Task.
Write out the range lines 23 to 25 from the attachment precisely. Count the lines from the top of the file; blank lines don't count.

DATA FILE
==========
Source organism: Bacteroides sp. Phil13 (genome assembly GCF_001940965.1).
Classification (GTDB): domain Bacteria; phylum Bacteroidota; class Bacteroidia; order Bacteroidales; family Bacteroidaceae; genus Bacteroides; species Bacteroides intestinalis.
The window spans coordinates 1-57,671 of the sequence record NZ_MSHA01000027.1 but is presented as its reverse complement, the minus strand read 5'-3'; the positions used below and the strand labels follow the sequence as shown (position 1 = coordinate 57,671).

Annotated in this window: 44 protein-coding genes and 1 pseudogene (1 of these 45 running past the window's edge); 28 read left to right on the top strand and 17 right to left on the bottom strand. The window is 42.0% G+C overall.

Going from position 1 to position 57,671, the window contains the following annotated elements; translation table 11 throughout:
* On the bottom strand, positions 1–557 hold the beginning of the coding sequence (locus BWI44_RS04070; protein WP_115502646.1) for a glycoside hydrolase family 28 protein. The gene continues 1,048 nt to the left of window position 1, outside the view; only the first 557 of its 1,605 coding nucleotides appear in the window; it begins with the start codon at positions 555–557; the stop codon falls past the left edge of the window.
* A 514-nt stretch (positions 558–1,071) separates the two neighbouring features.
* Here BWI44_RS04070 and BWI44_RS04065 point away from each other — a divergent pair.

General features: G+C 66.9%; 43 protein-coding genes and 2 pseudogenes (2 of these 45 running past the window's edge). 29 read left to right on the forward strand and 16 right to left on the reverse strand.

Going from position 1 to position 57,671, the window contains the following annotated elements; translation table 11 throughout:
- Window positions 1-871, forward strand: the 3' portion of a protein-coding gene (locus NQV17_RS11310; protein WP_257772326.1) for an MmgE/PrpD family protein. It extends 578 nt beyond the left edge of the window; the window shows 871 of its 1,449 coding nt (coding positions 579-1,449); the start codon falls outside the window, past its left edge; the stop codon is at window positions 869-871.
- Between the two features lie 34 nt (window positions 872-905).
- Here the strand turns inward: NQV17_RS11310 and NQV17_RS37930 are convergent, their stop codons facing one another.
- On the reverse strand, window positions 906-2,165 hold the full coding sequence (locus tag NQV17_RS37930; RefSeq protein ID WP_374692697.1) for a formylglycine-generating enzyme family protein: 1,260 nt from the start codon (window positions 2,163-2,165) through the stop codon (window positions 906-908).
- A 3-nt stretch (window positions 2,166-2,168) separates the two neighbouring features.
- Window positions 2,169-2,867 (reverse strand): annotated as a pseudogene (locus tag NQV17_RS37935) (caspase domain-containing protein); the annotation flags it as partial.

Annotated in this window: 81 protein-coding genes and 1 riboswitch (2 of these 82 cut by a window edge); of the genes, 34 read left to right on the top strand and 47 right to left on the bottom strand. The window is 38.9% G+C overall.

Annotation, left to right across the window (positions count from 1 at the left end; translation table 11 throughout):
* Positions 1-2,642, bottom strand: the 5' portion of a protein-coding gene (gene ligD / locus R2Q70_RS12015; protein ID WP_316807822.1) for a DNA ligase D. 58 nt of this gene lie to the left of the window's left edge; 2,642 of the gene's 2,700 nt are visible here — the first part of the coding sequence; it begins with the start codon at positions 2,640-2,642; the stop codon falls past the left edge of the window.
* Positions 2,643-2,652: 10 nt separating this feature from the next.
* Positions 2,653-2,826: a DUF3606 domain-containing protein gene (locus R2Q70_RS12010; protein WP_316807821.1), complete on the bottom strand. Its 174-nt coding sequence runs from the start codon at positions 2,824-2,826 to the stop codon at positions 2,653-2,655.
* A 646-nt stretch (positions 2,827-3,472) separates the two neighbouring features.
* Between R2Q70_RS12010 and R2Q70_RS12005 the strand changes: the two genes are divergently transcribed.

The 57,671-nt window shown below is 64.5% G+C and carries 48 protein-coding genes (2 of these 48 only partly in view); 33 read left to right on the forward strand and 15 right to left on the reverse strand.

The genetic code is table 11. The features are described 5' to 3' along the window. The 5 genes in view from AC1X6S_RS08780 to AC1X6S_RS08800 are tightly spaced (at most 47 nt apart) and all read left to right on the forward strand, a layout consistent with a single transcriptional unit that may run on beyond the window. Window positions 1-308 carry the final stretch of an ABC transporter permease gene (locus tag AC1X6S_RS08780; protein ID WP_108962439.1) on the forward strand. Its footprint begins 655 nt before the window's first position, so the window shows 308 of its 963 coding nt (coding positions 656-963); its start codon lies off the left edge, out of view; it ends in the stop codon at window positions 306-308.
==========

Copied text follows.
* Between R2Q70_RS12010 and R2Q70_RS12005 the strand changes: the two genes are divergently transcribed.

The 57,671-nt window shown below is 64.5% G+C and carries 48 protein-coding genes (2 of these 48 only partly in view); 33 read left to right on the forward strand and 15 right to left on the reverse strand.

The genetic code is table 11. The features are described 5' to 3' along the window. The 5 genes in view from AC1X6S_RS08780 to AC1X6S_RS08800 are tightly spaced (at most 47 nt apart) and all read left to right on the forward strand, a layout consistent with a single transcriptional unit that may run on beyond the window. Window positions 1-308 carry the final stretch of an ABC transporter permease gene (locus tag AC1X6S_RS08780; protein ID WP_108962439.1) on the forward strand. Its footprint begins 655 nt before the window's first position, so the window shows 308 of its 963 coding nt (coding positions 656-963); its start codon lies off the left edge, out of view; it ends in the stop codon at window positions 306-308.